It’s been a while since we’ve seen a brand new microprocessor company, but recently, Silicon Valley startup Soft Machines has announced a new processor architecture called VISC (which -for the record- doesn’t stand for anything).
Before we dive into the technical details, a bit about Soft Machines itself. The company is already seven years old, has 250 employees, has been working on nothing but this project and has already raised $125 million in venture capital. Among its investors we find big names like Samsung Ventures, AMD and Mubadala. So far, so credible.
But what exactly is this new CPU architecture? Which problems does it promise to solve, and how is it planning to do this?
A different approach towards single-threaded programs
Although multi-core processors are todays standard, they often don’t bring you the expected performance gain linked to an extra pair of cores. Mostly this is due to the programs. To benefit from a multicore architecture, you need parallelized programs, which are broken into separate threads that can execute independently. Writing such programs is easier said than done.
Most of the time, programmers just don’t write multi-threaded programs.
What you often see when running single threaded applications on a multicore CPU is that for the most part, only one core is doing the job, while the others are just being idle. The ultimate scenario would be to run single-threaded programs on a multicore architecture while using the power of all cores simultaneously instead of just executing the code on one single core. Until recently, this procedure seemed only to exist in theory, but executing single-threaded code parallelized on multiple cores is exactly what VISC is promising to do. Bottom line: Soft Machines promises a better absolute performance on single-threaded code.
How does it work?
Like others VISC is a multi-core processor, which means it’s got two or more CPU cores running side by side. But where most multicore processor have a one-to-one correlation between threads and cores, VISC has a different approach. In the VISC architecture there’s no one-to-one correlation between threads and cores. One thread might run on both cores, borrowing resources from its neighbouring core. This allows a thread to spread itself across all the resources of the chip in order to execute in the minimum amount of time. The level at which it can borrow resource from neighbouring cores is also very fine-grained. If one thread uses for example one-and-a-half cores, the remaining half-core can execute another thread.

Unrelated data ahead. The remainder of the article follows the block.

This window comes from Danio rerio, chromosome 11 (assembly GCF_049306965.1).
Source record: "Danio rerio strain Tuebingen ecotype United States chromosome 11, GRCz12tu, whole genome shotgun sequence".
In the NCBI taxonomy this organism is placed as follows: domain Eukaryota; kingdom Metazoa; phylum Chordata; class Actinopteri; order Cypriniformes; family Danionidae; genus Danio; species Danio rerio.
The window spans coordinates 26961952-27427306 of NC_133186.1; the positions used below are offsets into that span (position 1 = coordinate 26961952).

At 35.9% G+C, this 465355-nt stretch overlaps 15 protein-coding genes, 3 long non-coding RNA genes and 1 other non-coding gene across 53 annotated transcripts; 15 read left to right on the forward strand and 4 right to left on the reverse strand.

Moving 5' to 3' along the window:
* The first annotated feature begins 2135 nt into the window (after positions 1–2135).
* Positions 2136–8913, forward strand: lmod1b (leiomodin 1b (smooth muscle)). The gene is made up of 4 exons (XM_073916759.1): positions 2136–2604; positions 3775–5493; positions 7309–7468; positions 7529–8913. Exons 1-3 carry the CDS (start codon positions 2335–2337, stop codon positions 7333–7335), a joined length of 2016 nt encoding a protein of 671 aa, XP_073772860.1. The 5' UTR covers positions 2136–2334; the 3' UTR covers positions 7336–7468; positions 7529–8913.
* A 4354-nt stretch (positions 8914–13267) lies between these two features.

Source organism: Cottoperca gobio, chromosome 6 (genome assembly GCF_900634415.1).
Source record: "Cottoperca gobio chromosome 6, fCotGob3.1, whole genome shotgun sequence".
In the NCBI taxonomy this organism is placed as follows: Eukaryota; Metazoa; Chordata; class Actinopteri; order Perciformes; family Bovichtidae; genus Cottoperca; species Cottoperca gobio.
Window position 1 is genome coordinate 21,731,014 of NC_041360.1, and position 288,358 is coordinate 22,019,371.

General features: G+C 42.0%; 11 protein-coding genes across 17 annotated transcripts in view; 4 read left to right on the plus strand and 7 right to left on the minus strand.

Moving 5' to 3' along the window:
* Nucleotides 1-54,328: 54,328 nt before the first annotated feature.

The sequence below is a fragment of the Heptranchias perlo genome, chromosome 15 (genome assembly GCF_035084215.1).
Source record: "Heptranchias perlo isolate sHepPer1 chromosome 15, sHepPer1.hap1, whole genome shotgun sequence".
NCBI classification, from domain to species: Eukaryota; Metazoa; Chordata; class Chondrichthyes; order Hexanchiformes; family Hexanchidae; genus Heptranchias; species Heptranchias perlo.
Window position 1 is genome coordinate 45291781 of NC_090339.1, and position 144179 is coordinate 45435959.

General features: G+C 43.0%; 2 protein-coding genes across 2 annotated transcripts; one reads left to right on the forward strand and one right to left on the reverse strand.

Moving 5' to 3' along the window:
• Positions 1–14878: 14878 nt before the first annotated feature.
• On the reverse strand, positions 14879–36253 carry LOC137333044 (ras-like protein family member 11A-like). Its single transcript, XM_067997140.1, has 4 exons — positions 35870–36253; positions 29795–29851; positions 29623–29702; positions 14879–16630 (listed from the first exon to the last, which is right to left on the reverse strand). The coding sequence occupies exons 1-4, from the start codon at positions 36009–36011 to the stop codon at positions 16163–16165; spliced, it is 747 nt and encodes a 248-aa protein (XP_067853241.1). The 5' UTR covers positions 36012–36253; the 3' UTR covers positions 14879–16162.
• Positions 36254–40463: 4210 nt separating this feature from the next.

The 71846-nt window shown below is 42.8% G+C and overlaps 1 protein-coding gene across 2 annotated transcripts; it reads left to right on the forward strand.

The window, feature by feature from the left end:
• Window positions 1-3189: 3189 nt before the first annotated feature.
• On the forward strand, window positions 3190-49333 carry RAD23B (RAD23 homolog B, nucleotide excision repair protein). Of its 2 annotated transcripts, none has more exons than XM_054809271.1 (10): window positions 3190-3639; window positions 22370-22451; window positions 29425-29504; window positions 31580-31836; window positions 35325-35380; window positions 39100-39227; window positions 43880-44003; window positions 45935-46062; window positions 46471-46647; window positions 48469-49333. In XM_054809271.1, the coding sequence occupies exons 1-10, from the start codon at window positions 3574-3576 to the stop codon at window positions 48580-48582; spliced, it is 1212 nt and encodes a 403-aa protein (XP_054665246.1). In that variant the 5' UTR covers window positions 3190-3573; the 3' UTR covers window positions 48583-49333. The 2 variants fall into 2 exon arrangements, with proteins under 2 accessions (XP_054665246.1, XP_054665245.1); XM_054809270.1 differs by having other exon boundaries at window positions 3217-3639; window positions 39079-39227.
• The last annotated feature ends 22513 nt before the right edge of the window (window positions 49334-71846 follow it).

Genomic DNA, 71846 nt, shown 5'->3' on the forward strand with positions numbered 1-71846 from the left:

In order to achieve this VISC’s hardware focuses on extracting ILP (instruction-level parallelism) from a workload, then scheduling that workload in very small threads across a certain number of cores.
The mechanism to do this lies part in the CPU core, and part appears earlier in the pipeline, in a feature called the Global Front End (GPE). The GFE fetches code from VISC’s unified instruction cache and starts the process of looking for parallelism and dependencies. It does this largely by a process of elimination, looking for instructions that are interdependent because they use the same registers, depend upon each other’s output, or reference the same pointers.
In a number of benchmark tests, VISC outperformed an ARM Cortex-15 in every category – often by more than 2x or 3x. In the best case, it was nearly 7x faster and the un-weighted average of all the benchmarks was around 3x ARM’s average performance.
Some could argue the fact that these benchmarks were run by Soft Machines makes these results biased, but since they include such reliable benchmarks as SPECint, SPECfp and EEMBC, it clearly would have been difficult for them to manipulate the outcome.
If you take a closer look, you will notice that all scores are measured in units of performance per MHz and as not absolute performance. VISC might be faster than Cortex-A15 in terms of instructions per clock, but if you’re running your current chip above about 500 MHz, it’s probably faster than VISC.
Soft Machines haven’t said how fast VISC will run, but it seems 500 MHz is a good guess. Compared to 2.5 GHz for ARM’s Cortex-A15 and 4 GHz for Intel’s Core i7, VISC is probably not going to beat these if it comes to absolute performance. Down the road, Soft Machines say an x86 version is in the works, and a VISC native Java version is a possibility, so it’d be interesting to see what this looks like.
Keeping in mind that Soft Machines says a two-core VISC can deliver the same performance as an A15 while using just one-third the power, VISC delivers a better performance-per-watt curve than the ARM family. In my opinion, it looks like someone has beaten ARM at its own game.